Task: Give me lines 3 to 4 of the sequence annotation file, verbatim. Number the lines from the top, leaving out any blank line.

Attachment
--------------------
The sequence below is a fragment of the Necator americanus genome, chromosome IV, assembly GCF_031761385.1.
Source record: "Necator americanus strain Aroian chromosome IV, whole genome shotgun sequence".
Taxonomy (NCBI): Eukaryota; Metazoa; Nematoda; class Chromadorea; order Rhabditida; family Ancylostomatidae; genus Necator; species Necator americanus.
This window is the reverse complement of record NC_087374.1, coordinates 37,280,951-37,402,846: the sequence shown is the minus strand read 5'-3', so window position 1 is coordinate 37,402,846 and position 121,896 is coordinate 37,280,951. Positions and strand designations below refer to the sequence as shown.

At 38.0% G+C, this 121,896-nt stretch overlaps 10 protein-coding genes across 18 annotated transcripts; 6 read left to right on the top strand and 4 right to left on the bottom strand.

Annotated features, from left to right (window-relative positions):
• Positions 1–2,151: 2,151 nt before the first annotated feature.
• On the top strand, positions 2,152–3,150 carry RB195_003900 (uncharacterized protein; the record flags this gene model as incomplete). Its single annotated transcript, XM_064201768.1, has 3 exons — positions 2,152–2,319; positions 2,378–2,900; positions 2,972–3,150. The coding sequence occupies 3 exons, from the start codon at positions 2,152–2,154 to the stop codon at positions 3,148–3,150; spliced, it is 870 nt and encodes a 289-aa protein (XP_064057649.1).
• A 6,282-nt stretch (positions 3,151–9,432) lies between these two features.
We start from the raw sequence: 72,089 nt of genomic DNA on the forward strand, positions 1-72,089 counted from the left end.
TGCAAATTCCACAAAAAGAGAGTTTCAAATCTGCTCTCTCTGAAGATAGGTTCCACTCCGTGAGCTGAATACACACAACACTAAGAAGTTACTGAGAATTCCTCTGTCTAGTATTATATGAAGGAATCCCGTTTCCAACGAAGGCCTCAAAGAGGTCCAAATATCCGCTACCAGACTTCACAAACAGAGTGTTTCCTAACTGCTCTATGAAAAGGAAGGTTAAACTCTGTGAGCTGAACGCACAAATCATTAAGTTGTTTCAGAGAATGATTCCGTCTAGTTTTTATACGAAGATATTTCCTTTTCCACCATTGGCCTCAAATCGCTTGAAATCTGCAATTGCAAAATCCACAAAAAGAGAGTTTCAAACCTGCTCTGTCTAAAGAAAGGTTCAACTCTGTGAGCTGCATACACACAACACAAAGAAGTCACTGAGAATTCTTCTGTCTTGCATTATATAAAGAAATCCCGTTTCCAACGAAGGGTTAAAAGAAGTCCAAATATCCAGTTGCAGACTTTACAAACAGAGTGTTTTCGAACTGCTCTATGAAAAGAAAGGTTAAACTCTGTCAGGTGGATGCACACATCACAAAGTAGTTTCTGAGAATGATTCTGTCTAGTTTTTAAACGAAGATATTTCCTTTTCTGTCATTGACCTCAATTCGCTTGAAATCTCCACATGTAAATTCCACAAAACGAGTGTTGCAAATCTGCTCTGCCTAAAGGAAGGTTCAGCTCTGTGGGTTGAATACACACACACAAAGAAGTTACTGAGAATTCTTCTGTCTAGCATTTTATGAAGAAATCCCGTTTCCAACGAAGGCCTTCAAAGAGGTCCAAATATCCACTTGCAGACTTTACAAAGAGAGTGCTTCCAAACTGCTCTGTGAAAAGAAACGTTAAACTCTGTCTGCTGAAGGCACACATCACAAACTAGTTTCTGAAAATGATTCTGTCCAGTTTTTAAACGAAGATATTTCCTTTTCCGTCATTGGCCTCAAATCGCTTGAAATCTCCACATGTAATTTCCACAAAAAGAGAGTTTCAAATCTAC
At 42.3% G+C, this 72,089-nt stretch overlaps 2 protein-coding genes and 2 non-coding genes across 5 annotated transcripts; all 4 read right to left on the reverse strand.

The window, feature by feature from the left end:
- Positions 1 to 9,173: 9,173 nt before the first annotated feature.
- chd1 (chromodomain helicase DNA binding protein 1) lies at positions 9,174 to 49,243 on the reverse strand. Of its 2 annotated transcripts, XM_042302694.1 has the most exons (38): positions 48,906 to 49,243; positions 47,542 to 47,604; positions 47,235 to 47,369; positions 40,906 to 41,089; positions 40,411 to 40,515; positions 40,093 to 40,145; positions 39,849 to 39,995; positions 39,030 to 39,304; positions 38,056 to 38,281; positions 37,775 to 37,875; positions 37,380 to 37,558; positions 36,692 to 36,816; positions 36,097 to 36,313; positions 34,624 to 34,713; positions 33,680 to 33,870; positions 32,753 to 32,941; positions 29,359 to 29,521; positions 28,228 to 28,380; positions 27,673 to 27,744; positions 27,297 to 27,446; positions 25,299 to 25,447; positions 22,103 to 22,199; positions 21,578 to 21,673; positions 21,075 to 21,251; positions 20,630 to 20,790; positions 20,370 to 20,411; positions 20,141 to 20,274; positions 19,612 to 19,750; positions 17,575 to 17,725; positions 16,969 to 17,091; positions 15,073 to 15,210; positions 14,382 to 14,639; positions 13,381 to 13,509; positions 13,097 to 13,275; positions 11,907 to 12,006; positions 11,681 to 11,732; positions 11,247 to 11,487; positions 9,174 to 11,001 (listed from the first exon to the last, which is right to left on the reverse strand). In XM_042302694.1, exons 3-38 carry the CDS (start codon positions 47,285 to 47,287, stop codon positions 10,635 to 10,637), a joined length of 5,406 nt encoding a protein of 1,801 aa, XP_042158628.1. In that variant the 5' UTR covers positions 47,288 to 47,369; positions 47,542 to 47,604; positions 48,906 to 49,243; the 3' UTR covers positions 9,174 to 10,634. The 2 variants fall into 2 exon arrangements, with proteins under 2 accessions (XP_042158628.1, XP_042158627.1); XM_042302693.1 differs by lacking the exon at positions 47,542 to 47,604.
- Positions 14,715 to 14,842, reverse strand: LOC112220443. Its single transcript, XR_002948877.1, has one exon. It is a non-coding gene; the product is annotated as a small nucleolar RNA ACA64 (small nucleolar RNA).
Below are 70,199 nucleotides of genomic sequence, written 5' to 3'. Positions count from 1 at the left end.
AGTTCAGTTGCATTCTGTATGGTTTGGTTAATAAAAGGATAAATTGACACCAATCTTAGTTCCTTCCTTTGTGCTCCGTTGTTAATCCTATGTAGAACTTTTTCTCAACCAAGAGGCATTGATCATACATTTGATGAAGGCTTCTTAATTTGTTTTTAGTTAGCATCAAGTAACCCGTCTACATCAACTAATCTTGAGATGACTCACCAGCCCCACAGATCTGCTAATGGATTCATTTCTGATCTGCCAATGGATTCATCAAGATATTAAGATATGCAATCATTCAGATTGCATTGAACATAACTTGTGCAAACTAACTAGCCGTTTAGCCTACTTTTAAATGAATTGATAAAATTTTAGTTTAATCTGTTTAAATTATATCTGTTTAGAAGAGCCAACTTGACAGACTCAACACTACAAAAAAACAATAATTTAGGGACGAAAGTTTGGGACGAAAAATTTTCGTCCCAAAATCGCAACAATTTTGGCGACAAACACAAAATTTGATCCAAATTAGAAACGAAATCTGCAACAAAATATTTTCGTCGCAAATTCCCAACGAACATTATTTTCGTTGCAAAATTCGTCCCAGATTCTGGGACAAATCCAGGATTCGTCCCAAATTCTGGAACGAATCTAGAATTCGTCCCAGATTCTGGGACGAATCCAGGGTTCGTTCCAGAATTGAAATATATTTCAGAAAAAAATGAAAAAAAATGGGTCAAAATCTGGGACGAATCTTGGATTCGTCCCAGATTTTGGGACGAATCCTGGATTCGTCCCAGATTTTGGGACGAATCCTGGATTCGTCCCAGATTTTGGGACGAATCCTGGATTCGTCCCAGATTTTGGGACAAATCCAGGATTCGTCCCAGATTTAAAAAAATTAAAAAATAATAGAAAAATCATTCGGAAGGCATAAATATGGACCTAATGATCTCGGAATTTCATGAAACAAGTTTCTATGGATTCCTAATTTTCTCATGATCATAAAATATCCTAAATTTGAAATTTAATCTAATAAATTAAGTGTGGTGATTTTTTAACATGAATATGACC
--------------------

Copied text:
Taxonomy (NCBI): Eukaryota; Metazoa; Nematoda; class Chromadorea; order Rhabditida; family Ancylostomatidae; genus Necator; species Necator americanus.
This window is the reverse complement of record NC_087374.1, coordinates 37,280,951-37,402,846: the sequence shown is the minus strand read 5'-3', so window position 1 is coordinate 37,402,846 and position 121,896 is coordinate 37,280,951. Positions and strand designations below refer to the sequence as shown.